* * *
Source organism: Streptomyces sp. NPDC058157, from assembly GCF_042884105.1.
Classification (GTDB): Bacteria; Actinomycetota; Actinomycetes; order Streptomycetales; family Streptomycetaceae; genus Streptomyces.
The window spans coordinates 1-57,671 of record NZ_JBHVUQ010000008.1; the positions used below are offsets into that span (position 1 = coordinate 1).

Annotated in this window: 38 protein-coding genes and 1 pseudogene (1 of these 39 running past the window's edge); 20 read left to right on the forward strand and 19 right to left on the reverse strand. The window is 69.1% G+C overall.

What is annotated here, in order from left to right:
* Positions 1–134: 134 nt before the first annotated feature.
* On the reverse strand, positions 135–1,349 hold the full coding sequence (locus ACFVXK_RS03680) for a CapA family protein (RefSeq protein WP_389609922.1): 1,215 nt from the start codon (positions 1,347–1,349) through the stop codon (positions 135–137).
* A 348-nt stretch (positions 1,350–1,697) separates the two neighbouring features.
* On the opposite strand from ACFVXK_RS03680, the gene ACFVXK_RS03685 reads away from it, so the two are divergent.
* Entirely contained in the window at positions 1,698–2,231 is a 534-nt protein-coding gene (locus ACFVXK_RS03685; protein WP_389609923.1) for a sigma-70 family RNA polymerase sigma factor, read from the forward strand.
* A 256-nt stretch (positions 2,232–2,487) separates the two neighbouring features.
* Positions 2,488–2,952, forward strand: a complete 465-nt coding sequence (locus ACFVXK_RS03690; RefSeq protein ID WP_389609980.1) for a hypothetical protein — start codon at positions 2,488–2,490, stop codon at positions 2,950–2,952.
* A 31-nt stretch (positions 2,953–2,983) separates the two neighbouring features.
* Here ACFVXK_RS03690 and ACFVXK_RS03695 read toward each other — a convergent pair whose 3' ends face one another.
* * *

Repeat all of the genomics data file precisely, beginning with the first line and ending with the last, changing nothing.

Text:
Source organism: Streptomyces sp. NPDC058157, from assembly GCF_042884105.1.
Classification (GTDB): Bacteria; Actinomycetota; Actinomycetes; order Streptomycetales; family Streptomycetaceae; genus Streptomyces.
The window spans coordinates 1-57,671 of record NZ_JBHVUQ010000008.1; the positions used below are offsets into that span (position 1 = coordinate 1).

Annotated in this window: 38 protein-coding genes and 1 pseudogene (1 of these 39 running past the window's edge); 20 read left to right on the forward strand and 19 right to left on the reverse strand. The window is 69.1% G+C overall.

What is annotated here, in order from left to right:
* Positions 1–134: 134 nt before the first annotated feature.
* On the reverse strand, positions 135–1,349 hold the full coding sequence (locus ACFVXK_RS03680) for a CapA family protein (RefSeq protein WP_389609922.1): 1,215 nt from the start codon (positions 1,347–1,349) through the stop codon (positions 135–137).
* A 348-nt stretch (positions 1,350–1,697) separates the two neighbouring features.
* On the opposite strand from ACFVXK_RS03680, the gene ACFVXK_RS03685 reads away from it, so the two are divergent.
* Entirely contained in the window at positions 1,698–2,231 is a 534-nt protein-coding gene (locus ACFVXK_RS03685; protein WP_389609923.1) for a sigma-70 family RNA polymerase sigma factor, read from the forward strand.
* A 256-nt stretch (positions 2,232–2,487) separates the two neighbouring features.
* Positions 2,488–2,952, forward strand: a complete 465-nt coding sequence (locus ACFVXK_RS03690; RefSeq protein ID WP_389609980.1) for a hypothetical protein — start codon at positions 2,488–2,490, stop codon at positions 2,950–2,952.
* A 31-nt stretch (positions 2,953–2,983) separates the two neighbouring features.
* Here ACFVXK_RS03690 and ACFVXK_RS03695 read toward each other — a convergent pair whose 3' ends face one another.